June 1, 2020
Due to travel restrictions, plans are only available with travel dates on or after
Due to travel restrictions, plans are only available with effective start dates on or after
Ukraine; Belarus; Moldova, Republic of; (North) Korea, Democratic People's Rep; Russian Federation
What happens in the minivan stays in the minivan.
That’s long been my credo for family road trips. Once the door slides closed, no one needs to know what terrible sugary snacks we’re bribing our kids with as we slowly meander down the highway. And for that matter, they don’t need to know how long it takes us to get to our destination, either. (Virginia to North Carolina sounds like a 15-hour trip, right?)
But over the years, we’ve streamlined our approach to family road trips, making improvements and evolving our game. And now, my well-traveled, oft-exploring family of five (or 5-pack, as I lovingly refer to them) is ready to reveal our insider tips and advice for getting from Point A to Point B with more laughter than crying, more healthy snacks than saccharine treats, and more fun-loving memories than wishes that we had never left the driveway.
That’s not to say we don’t experience our fair share of speed bumps along the way. But with the right approach to budgeting, packing, mobile dining, and more, you too can roll with the detours and occasional meltdowns. So, fasten your seatbelts — no, not that one, my youngest stuck gum stuck in it — and ride shotgun as we barrel through ways to ensure that the first or next of your family road trips isn’t your last.
There’s a scene in the classic family road trip flick, “National Lampoon’s Vacation,” in which the Griswold family matriarch states to the dad, “Everything on this safari has cost twice as much as you figured out.”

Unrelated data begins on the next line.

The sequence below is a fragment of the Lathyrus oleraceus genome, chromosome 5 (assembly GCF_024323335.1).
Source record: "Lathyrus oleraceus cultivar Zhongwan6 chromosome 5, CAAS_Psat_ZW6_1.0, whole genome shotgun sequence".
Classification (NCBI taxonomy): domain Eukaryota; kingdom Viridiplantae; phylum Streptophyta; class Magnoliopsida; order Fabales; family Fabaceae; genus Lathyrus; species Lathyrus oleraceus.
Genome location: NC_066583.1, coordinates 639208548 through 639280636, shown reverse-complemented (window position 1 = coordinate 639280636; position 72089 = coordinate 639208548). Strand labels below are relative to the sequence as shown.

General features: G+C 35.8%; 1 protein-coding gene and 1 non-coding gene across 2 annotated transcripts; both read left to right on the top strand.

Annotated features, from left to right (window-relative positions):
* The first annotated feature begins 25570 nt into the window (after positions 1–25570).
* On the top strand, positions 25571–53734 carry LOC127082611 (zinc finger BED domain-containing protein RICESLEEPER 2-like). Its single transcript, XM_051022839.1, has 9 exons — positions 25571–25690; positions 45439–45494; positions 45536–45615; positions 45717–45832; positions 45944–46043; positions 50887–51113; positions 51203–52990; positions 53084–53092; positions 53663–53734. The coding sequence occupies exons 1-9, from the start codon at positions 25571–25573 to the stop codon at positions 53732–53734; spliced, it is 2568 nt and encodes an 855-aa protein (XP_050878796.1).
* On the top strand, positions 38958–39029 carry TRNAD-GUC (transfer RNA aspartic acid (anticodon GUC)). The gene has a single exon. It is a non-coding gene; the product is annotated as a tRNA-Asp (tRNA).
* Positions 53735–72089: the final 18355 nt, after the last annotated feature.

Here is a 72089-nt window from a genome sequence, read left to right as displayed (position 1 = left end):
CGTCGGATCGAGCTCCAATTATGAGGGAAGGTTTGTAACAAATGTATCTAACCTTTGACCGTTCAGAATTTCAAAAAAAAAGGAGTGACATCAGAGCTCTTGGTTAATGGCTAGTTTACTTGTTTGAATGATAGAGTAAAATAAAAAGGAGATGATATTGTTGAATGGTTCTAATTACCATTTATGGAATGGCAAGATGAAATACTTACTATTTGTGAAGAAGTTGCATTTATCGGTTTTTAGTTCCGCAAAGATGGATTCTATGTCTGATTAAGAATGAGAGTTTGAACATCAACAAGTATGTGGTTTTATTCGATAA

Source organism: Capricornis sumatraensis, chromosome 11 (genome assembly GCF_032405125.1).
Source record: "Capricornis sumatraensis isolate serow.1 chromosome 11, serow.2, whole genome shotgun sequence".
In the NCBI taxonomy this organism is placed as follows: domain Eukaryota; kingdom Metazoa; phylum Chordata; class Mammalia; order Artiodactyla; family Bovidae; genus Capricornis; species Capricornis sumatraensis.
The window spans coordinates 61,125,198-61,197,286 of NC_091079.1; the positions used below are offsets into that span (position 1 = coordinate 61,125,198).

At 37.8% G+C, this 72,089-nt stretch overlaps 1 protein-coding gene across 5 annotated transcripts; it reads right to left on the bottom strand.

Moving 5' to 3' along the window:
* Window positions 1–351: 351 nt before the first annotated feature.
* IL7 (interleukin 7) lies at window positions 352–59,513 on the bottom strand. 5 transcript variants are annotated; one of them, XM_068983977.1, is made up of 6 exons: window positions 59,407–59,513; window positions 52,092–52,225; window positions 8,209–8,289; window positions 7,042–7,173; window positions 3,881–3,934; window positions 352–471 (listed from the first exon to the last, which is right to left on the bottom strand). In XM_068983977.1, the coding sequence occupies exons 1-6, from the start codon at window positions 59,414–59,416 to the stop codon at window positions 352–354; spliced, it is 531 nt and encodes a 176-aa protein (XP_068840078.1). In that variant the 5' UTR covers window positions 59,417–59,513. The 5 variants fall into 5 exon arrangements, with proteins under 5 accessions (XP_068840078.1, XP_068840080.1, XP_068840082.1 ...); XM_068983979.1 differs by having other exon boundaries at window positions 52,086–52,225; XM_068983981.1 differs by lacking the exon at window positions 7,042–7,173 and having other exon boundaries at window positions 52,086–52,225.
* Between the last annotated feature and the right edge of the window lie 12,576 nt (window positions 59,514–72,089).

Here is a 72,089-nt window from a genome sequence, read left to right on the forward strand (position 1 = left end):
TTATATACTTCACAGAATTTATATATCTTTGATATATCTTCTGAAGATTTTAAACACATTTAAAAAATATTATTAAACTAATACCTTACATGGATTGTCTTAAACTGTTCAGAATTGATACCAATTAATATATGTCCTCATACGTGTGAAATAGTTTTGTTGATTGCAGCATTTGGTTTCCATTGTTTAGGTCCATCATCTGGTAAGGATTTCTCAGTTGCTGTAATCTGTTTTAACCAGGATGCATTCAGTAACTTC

And it’s true. Everything will cost twice as much — and that’s not including the stuff you weren’t counting on buying (including the new suitcase to replace the one that now has a broken zipper thanks to one of the kids trying to pack themselves in it).
With that in mind, pay for as much as you can upfront to control costs and avoid “budget creep.” This includes hotels, RV camping sites, tickets for museums, and sporting events. If you’re worried at all about paying for something you won’t get to use, then don’t. That’s where travel insurance comes in — and more specifically — a Trip Cancellation benefit.
With a travel insurance plan from Allianz Global Assistance, you can find a plan that fits your budget and protects it. Then, if you experience a covered event that forces you to cancel your ambitious trek — for example, a member of your fam falls ill or gets injured and gets a doctor’s note advising not to travel — you can recoup nonrefundable prepaid expenses.1
You’re going to make mistakes on your first couple of family road trips. You may place the car snacks and road diapers in the bottom of the trunk. Or buy the kids some new toy that makes a lot of noise and let them bring it along.
Here are a few tips for packing smarter, not harder:
On my first trips, I would look scan interstate stops for whatever fast food oasis would be acceptable to everyone in the minivan.
The truth, however, is that fast food (also known as “quick-service” and “fast-casual”) is often as fast as the fast lane during summer gridlock. Crowded restaurants coupled with employee shortages can make pitstops drag out over an hour. And if you’re planning on freshening up in the restroom or changing a diaper at a drive-thru burger joint, well, good luck. And one more thing: the average fast-food combo meal packs more than 1,193 calories.2 That can lead to poor digestion, increased blood pressure, as well as a tired and cranky demeanor — less-than-ideal conditions whether you’re behind the wheel or napping in the third row.3
After a while, we wised up and tried some other meal-time options, with much better results. These include:
It’s time to take the training wheels off your family road trips. With these tips and tricks, your next vacation won’t be perfect. They never will be. But they will be smarter, more fun, and even a bit more memorable — for all the right reasons. Happy trails!